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Corpse in the Waxworks.
In the Musee Conti dungeon, trained professionals turn a fresh corpse into a lifelike wax figure.

Musee Conti: Wax Museum of New Orleans (Closed)

Field review by the editors.

New Orleans, Louisiana

If you ever wake up in a wax museum next to a Cyclops in a cage, Napoleon in a bathtub, and two prostitutes cat-fighting on a street, you may be in deep trouble, but you're not lost. It's the Musee Conti (French for "Museum on Conti Street"), a wax museum like no other because it's devoted almost exclusively to one subject: New Orleans.

Dying soldier.
On the wrong end of a bullet at the Battle of New Orleans.

It began in the early 1960s, when local hotel owner Benjamin Weil and theater owner Isador Lazarus toured Madame Tussauds in London. They decided that New Orleans needed a similar wax museum to tell its story. They hired a mannequin manufacturer in Paris, spent three years and the equivalent of over $5 million in today's dollars, and opened Musee Conti in 1964.

Publicity at the time touted the no-expenses-spared nature of the museum. The wax dummies reportedly flew to New Orleans on Pan Am, some in passenger seats. It was said that all of the man-mannequins were given real beards, inserted hair by hair, then clean-shaven (mostly) to give them realistic five o'clock shadows.

Musee Conti today is almost exactly as it was when it opened over 50 years ago, with just a handful of later additions. It's the opposite of most modern wax museums, which constantly add new celebrities in the belief that new celebrities are what people want to see. Musee Conti believes otherwise. Nearly all of the 147 people enshrined in it are dead.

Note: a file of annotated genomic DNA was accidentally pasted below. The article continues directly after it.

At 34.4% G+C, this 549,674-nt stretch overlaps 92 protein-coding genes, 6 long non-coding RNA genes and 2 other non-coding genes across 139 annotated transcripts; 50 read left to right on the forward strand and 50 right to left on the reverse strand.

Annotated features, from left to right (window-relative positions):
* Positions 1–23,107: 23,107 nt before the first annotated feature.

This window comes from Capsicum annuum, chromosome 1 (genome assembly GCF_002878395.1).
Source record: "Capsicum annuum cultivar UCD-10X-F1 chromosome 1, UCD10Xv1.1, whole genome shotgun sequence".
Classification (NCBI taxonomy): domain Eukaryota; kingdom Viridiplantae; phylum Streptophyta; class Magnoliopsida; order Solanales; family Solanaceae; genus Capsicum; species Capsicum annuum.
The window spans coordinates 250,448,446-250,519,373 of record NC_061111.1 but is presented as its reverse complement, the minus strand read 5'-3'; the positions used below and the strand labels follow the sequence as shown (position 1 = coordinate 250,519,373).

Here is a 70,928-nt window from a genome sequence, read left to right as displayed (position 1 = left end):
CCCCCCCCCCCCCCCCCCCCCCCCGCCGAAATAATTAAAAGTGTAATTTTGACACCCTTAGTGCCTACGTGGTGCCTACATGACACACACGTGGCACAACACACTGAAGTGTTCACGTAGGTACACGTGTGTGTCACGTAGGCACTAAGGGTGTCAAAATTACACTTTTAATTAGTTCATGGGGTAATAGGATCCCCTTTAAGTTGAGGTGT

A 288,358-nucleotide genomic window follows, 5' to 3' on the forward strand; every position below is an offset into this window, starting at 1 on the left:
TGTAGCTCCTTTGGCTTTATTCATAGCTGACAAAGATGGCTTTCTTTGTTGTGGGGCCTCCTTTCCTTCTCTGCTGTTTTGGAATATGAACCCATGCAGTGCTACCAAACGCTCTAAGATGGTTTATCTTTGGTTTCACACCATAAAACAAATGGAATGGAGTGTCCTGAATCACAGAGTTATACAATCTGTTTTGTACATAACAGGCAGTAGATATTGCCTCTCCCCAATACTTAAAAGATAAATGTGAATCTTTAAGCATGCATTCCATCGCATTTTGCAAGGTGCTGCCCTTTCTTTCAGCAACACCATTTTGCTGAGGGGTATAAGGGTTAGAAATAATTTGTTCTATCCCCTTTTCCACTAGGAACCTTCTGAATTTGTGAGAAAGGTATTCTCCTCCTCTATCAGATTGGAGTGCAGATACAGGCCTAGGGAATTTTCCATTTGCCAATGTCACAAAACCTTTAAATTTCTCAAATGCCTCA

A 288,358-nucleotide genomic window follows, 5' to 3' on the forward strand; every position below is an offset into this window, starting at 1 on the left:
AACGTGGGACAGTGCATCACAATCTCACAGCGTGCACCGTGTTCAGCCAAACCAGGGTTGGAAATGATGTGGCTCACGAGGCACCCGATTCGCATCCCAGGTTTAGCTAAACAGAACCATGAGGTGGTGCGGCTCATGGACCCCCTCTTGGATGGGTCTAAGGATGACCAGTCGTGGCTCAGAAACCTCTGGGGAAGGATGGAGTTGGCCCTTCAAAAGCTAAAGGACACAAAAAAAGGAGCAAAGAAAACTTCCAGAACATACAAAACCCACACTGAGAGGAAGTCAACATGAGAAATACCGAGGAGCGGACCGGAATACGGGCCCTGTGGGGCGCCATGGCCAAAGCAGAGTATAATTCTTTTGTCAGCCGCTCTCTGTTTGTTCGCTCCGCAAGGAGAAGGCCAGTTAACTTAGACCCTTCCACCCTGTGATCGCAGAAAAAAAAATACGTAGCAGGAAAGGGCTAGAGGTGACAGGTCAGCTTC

Napoleon leads from his war tub.
Tub Time for Napoleon: he scolds his brothers, then sells Louisiana to America.

The museum focuses on real New Orleans history, not fiction. There are no tributes to Interview with the Vampire, or A Confederacy of Dunces, or even A Streetcar Named Desire. Instead, the 22,000-square-foot building features lurid tableaux of whores and gamblers, jazz and voodoo. Many of the places depicted in the museum are just outside its front door: the death-dueling alley, the Voodoo Queen's home, the Slave Market and torture house, the "Casket Girls" convent, the prostitutes' battleground, the sites of the 1768 massacre of Frenchmen and the 1891 massacre of Italians. The museum points this out at every opportunity.

Prostitutes fight in the street.
Streetwalkers settle their differences in New Orleans' red light district.

Napoleon in his bathtub has always been a highlight, capturing the moment when the enraged Frenchman defied his brothers by selling Louisiana to the Americans. An exhibit sign asserts that Napoleon in fact stood up and threw water on his siblings. The museum did not show this, the sign explains, because the dummy brothers' costumes were too expensive to damage. "For obvious reasons," reads the sign, Napoleon remains seated, a modesty sponge shielding his private parts.